He cautioned Trump against moving the US embassy before new peace negotiations can be held. The move could be seen as recognizing Jerusalem as Israel's capital after decades of insisting that the city's status must be determined by direct talks.
In a statement, the conference called on them to avoid steps that "prejudge the outcome of negotiations on final status issues, including, inter alia on Jerusalem, borders, security, refugees".
Trump has pledged to pursue more pro-Israeli policies and to move the U.S. Embassy from Tel Aviv to Jerusalem, all but enshrining the city as Israel's capital, despite international objections.
US Secretary of State John Kerry said on Sunday it would have been inappropriate to include in a communiqué from a meeting held in Paris on Israeli-Palestinian peace a mention of plans by the Trump administration to move the US embassy to Jerusalem.
"It is being debated publicly at home and does not belong within international fora at this moment in time. It's inappropriate," Kerry told reporters after a meeting of 70 countries on ending the Israeli-Palestinian conflict.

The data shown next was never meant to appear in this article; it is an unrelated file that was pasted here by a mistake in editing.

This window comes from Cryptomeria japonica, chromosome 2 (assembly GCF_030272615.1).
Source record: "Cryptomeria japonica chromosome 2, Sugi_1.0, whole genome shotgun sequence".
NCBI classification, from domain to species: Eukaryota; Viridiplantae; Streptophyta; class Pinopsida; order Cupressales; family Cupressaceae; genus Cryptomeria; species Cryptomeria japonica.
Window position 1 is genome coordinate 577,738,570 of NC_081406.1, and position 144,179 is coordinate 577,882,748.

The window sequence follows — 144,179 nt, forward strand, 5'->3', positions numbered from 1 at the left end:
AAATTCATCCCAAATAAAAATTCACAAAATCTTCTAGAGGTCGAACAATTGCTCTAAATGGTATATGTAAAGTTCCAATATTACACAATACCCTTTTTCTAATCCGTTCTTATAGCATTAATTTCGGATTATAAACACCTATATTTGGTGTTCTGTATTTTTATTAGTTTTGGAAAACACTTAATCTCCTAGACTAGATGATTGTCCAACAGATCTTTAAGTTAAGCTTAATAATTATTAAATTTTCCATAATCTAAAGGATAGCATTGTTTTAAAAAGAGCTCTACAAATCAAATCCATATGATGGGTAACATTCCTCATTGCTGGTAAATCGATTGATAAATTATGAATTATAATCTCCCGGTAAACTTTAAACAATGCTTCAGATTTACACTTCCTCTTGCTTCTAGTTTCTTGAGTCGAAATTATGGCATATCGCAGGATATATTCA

Relations between the United States and Israel have soured during President Barack Obama's administration, reaching a low point late last month when Washington declined to veto UN resolution 2334 demanding an end to Israeli settlements.
The final draft did not go into any details other than reaffirming UN Security Council resolutions, including 2334. Diplomats said that had been a source of friction in talks.
"When some are questioning this, it's vital for us to recall the framework of negotiations. That framework is the 1967 borders and the main resolutions of the United Nations," Ayrault, told reporters.
Kerry, who abandoned his efforts to broker peace talks in April 2014, told reporters that the meeting had "moved the ball forward."
"It underscores this is not just one administration's point of view, this is shared by the international community broadly," he said.
Britain said on Sunday it had reservations about the outcome of the conference in Paris, saying it risked "hardening positions."
"We have particular reservations about an international conference intended to advance peace between the parties that does not involve them—indeed which is taking place against the wishes of the Israelis—and which is taking place just days before the transition to a new American President when the US will be the ultimate guarantor of any agreement," a Foreign Office statement said.